Nonetheless, in this manner The Last Jedi offers another response to evil: good wins if it can expose the limitations of evil and, going by the kids at the end, if it can inspire hope and resistance. Evil cannot win if its weaknesses are exposed and if it fails to dominate the hearts and minds of those it seeks to control. Again, this is not to say that good does not need, to some degree, to fight back, but the battle is not won purely through overwhelming military force. This is entirely consistent with how the Rebellion wins in the Original Trilogy, by destroying the Death Stars rather than trying to conquer the Empire. In the same manner, in Return of the Jedi, Luke avoided falling to the dark side, firstly by insisting that he would not fight his father, and ultimately by refusing to kill him, refusing to match violence with violence and hate with hate. Similarly, the elite of Canto Bight only flourish through their clients' mistaken belief that victory only comes through physically destroying one's enemy. There are alternatives to fighting, and ultimately they are more powerful than evil can possibly imagine.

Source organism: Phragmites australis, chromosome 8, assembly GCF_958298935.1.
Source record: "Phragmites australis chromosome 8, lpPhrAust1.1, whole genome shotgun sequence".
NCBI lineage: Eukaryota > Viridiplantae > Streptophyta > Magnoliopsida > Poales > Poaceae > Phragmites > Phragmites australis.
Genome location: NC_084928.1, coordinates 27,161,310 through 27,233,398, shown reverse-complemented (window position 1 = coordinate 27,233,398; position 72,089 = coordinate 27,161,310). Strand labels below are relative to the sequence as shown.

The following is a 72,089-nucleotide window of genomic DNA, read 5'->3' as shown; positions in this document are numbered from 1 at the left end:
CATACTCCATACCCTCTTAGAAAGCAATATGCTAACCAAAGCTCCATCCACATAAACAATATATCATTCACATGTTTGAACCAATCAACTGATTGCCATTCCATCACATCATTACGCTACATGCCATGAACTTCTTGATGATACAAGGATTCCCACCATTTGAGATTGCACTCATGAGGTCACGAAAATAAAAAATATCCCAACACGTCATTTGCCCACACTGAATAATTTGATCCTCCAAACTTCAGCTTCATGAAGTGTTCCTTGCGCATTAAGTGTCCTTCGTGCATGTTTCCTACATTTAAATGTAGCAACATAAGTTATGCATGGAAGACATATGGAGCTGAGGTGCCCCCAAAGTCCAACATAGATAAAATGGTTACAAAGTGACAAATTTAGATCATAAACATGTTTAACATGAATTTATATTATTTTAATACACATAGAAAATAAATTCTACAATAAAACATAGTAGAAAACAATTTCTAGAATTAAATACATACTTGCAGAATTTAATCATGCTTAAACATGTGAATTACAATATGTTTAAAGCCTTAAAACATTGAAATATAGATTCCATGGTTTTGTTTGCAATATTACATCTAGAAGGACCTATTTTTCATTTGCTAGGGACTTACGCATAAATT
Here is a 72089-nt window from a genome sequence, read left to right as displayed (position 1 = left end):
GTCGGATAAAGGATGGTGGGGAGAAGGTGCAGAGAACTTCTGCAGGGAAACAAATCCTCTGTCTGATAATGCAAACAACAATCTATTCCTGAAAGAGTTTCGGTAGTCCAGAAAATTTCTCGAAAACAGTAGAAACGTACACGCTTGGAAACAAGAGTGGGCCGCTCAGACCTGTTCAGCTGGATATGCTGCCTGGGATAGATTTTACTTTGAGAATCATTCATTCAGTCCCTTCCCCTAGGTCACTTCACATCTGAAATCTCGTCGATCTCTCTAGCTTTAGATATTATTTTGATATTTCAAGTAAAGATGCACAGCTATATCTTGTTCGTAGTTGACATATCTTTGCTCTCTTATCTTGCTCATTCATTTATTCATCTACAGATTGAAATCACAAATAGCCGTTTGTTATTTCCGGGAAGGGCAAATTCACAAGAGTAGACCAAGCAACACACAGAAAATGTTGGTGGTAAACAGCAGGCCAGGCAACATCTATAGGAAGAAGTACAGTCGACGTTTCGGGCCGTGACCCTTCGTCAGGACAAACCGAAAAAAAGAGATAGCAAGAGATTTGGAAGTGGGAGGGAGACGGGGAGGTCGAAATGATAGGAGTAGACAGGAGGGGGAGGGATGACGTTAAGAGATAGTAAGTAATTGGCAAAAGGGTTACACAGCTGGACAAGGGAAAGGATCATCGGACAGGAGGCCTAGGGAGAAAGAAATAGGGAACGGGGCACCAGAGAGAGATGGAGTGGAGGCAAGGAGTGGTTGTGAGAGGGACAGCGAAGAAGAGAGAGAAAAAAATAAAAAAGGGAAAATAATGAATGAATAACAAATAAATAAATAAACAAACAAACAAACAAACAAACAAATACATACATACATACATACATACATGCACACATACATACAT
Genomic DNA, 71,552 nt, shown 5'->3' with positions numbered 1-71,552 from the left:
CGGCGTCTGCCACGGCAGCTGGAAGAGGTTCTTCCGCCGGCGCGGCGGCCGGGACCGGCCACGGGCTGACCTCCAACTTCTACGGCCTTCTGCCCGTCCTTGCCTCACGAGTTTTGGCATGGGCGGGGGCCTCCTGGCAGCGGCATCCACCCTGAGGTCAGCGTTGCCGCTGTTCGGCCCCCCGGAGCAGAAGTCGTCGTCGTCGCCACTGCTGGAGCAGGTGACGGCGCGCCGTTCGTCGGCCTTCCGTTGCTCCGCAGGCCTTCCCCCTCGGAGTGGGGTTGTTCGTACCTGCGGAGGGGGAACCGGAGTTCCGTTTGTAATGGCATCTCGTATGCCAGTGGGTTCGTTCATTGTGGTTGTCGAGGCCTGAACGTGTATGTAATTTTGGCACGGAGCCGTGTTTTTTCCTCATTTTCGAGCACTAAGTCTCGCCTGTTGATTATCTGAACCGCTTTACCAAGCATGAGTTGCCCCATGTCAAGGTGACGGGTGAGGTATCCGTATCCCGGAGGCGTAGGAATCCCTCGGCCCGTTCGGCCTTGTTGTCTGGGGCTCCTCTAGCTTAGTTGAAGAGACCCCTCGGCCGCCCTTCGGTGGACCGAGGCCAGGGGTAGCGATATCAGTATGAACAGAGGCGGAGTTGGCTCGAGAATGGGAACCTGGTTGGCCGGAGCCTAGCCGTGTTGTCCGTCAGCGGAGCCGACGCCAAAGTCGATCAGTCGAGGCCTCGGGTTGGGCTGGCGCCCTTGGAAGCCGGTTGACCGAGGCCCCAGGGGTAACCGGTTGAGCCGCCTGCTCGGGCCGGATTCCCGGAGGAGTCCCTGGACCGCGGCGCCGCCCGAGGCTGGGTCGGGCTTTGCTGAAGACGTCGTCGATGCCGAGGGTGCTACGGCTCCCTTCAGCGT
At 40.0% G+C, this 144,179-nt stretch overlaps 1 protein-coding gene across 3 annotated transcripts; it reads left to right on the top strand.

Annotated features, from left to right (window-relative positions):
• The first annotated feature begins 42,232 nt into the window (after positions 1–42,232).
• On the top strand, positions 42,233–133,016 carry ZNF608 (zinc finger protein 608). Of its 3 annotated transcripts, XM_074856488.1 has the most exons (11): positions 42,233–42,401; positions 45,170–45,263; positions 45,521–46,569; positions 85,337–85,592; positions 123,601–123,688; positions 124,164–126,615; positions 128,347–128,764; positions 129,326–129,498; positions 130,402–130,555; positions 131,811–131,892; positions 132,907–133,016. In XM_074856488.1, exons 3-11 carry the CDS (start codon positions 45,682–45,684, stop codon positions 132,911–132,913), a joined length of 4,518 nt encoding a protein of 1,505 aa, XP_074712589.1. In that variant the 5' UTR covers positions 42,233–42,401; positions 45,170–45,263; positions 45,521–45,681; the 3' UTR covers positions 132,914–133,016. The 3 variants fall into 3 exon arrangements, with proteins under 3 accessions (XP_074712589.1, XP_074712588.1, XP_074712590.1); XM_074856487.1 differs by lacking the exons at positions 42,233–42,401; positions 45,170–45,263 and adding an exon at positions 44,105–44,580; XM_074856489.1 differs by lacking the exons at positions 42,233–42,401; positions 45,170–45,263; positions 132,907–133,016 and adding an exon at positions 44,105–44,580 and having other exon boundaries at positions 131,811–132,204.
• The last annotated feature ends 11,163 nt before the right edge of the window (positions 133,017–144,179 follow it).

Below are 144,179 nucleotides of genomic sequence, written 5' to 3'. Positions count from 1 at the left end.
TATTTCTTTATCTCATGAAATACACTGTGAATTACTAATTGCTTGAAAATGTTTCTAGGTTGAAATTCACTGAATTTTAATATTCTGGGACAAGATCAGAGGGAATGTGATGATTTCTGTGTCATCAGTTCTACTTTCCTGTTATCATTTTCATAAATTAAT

Note that this doesn't excuse The Last Jedi's structure and pacing issues and the weakness of some of its humour., and it doesn't change the Canto Bight plot from feeling heavy-handed, distracting or clumsy. It just occurred to me that perhaps some of its disparate elements are more connected than they first appeared. Seriously, though, couldn't there have been a minute or two for Luke and Yoda to discuss what "learning from failure" might mean for force users in general or future Jedi specifically, and what being a Jedi might mean in a galaxy recognising that the force "does not belong to the Jedi"? After The Force Awakens, people expected the next film to answer a lot of "plot" questions: who are Rey's parents? What's Snoke's deal? Where'd the First Order spring from? I didn't care about that, but obviously it bothered other people. More importantly, in my opinion, I think Episode IX needs to resolve the thematic questions set up by The Last Jedi: having learnt from the mistakes of the past, what is the future of the Force and the Jedi? How can the Resistance win without resorting purely to militarily overpowering the First Order? What are the consequences of Luke's very public humiliation of the First Order on Crait? I'm a tad concerned that this is just another course for viewers to be disappointed as the direction of the Sequel Trilogy again changes hands.